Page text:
Elijah was the great ninth-century B.C. prophet during the reigns of King Ahab and Queen Jezebel, and King Ahaziah of Israel. His story is found in the Old Testament books of I and II Kings. Elijah proclaimed that Yahweh was the one true God, and he called the people to repent of their worship of false gods, their abandonment of the covenant and their sinning against the commandments.
The time came when Elijah’s mission had come to an end and the prophetic office would be handed onto Elisha, his disciple. Even the various guild prophets of Bethel and Jericho said to Elisha, “Do you know that the Lord will take your master from over you today?” Anticipating Elijah’s departure, Elisha asked for a “double portion of [his] spirit.” Then “as they walked on conversing, a flaming chariot and flaming horses came between them, and Elijah went up to heaven in a whirlwind.” Elisha then picked up Elijah’s mantle (his sign of office as a prophet), and began his mission as the prophet of Yahweh. Even the guild prophets proclaimed, “The spirit of Elijah rests on Elisha” (cf. 2 Kgs 2).
Where did Elijah go? First we must remember what our Lord said, “No one has gone up to heaven except the One who came down from there the Son of Man” (Jn 3:13). Christ descended from heaven in the Incarnation. Through His saving action, He opened the gates of heaven which had been closed due to the original sin of Adam and Eve. At the appointed time, He ascended into heaven: The Letter to the Hebrews teaches, “For Christ did not enter into a sanctuary made by human hands, a mere copy of the true one; He entered heaven itself that He might appear before God now on our behalf” (9:24).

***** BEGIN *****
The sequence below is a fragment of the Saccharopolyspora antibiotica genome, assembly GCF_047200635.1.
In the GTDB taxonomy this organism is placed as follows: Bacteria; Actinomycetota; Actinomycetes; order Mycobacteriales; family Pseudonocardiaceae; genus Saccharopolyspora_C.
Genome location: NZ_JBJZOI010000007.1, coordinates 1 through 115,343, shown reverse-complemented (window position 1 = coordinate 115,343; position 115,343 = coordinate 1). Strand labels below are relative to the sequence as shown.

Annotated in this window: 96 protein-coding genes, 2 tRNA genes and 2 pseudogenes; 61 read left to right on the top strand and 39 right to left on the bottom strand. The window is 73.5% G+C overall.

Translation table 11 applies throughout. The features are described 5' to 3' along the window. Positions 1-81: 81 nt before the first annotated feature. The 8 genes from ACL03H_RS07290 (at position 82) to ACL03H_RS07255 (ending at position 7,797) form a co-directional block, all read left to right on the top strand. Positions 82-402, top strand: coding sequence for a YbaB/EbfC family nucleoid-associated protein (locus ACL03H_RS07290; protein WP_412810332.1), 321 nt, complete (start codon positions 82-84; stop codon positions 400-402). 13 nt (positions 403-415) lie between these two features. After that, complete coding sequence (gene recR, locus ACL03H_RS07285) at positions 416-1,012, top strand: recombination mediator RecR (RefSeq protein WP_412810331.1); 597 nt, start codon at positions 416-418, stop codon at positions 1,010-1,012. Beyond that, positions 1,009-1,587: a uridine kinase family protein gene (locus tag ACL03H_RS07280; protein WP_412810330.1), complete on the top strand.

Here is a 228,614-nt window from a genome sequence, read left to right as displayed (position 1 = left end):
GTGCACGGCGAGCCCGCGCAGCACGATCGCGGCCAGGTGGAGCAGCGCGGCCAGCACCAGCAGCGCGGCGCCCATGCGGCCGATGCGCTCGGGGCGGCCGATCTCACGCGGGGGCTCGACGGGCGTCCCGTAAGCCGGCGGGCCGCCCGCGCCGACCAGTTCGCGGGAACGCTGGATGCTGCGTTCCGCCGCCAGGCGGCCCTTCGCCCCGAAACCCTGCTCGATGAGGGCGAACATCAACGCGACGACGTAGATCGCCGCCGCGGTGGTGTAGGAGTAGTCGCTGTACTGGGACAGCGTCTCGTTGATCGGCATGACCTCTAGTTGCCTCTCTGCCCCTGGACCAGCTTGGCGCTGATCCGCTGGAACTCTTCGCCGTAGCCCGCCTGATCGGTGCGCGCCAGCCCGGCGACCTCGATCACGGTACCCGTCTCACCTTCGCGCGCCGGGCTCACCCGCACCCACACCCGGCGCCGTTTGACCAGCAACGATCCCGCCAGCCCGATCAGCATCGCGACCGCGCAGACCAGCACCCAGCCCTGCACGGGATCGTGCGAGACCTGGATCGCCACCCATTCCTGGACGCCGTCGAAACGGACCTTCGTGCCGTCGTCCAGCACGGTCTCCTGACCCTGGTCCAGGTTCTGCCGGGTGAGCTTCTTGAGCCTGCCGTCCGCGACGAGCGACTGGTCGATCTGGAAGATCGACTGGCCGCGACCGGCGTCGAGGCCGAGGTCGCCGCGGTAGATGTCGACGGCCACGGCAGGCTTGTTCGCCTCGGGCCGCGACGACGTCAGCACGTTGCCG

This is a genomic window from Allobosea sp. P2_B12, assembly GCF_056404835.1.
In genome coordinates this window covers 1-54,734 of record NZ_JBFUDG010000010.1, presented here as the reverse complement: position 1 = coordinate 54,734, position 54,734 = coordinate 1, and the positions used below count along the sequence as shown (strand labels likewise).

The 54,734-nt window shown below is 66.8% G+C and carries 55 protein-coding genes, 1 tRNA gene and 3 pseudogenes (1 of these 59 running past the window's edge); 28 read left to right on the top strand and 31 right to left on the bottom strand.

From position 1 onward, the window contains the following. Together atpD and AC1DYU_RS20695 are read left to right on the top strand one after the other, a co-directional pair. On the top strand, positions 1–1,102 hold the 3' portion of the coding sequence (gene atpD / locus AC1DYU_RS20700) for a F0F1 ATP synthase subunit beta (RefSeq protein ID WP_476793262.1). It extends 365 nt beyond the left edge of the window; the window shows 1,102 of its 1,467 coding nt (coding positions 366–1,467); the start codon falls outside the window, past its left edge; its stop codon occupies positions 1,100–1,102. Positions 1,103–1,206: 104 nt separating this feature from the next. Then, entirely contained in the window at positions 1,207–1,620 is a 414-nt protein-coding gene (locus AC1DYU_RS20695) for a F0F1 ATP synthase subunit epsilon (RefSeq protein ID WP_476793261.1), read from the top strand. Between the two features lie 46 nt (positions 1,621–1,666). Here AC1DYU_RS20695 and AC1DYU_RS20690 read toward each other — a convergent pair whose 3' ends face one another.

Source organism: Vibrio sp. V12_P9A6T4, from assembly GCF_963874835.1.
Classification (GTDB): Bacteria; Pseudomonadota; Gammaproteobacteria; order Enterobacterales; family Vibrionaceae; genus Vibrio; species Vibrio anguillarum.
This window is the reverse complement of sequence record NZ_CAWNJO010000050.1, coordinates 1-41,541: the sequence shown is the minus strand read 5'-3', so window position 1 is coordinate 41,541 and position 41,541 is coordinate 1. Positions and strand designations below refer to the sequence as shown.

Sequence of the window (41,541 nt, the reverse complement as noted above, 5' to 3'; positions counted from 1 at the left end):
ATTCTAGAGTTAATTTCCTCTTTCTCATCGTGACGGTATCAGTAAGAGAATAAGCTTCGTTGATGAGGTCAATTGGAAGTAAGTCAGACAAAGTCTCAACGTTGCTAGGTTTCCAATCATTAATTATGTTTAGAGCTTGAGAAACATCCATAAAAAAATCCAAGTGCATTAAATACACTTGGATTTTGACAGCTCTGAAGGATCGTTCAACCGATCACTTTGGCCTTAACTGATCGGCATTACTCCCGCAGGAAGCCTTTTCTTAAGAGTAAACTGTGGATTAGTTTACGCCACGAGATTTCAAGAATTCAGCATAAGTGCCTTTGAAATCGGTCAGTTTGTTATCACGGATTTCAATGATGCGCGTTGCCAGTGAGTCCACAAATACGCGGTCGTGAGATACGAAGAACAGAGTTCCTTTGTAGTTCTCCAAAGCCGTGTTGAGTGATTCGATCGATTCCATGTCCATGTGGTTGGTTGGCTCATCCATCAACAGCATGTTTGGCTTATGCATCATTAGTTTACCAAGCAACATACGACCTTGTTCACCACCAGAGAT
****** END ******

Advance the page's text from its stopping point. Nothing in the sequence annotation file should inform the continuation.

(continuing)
If the gates of heaven were closed at the time of Elijah (again due to the original sin of Adam and Eve), and if “no one has gone up to heaven except…the Son of Man,” where then did Elijah go? Granted, Elijah may have been taken to Sheol, “the land of the dead,” where the souls of the just awaited the Messiah to open the gates of heaven. Underscoring this point, the Catechism of the Catholic Church teaches, “In His human soul united to His divine person, the dead Christ went down to the realm of the dead. He opened heaven’s gates for the just who had gone before Him” (#638).
Or, did Elijah go somewhere else? St. Paul mentioned three heavens: “I know a man in Christ, who, 14 years ago whether he was in or outside his body I cannot say, only God can say a man who was snatched up to the third heaven. I know that this man whether in or outside his body I do not know, God knows was snatched up to paradise to hear words which cannot be uttered, words which no man may speak” (2 Cor 12:2-3).
From sacred Scripture, the three heavens would be delineated as follows: the first heaven is the earth’s atmosphere. The Hebrew word shamayim may be translated as “heaven,” but more appropriately refers to the sky. Another Hebrew word for this first heaven is shachaq, which is more accurately translated in English as “clouds” or “sky.”
The second heaven is “outer space,” where one finds the stars and the planets.
The third heaven, as described by St. Paul, is paradise, where God resides and the heavenly sanctuary exists.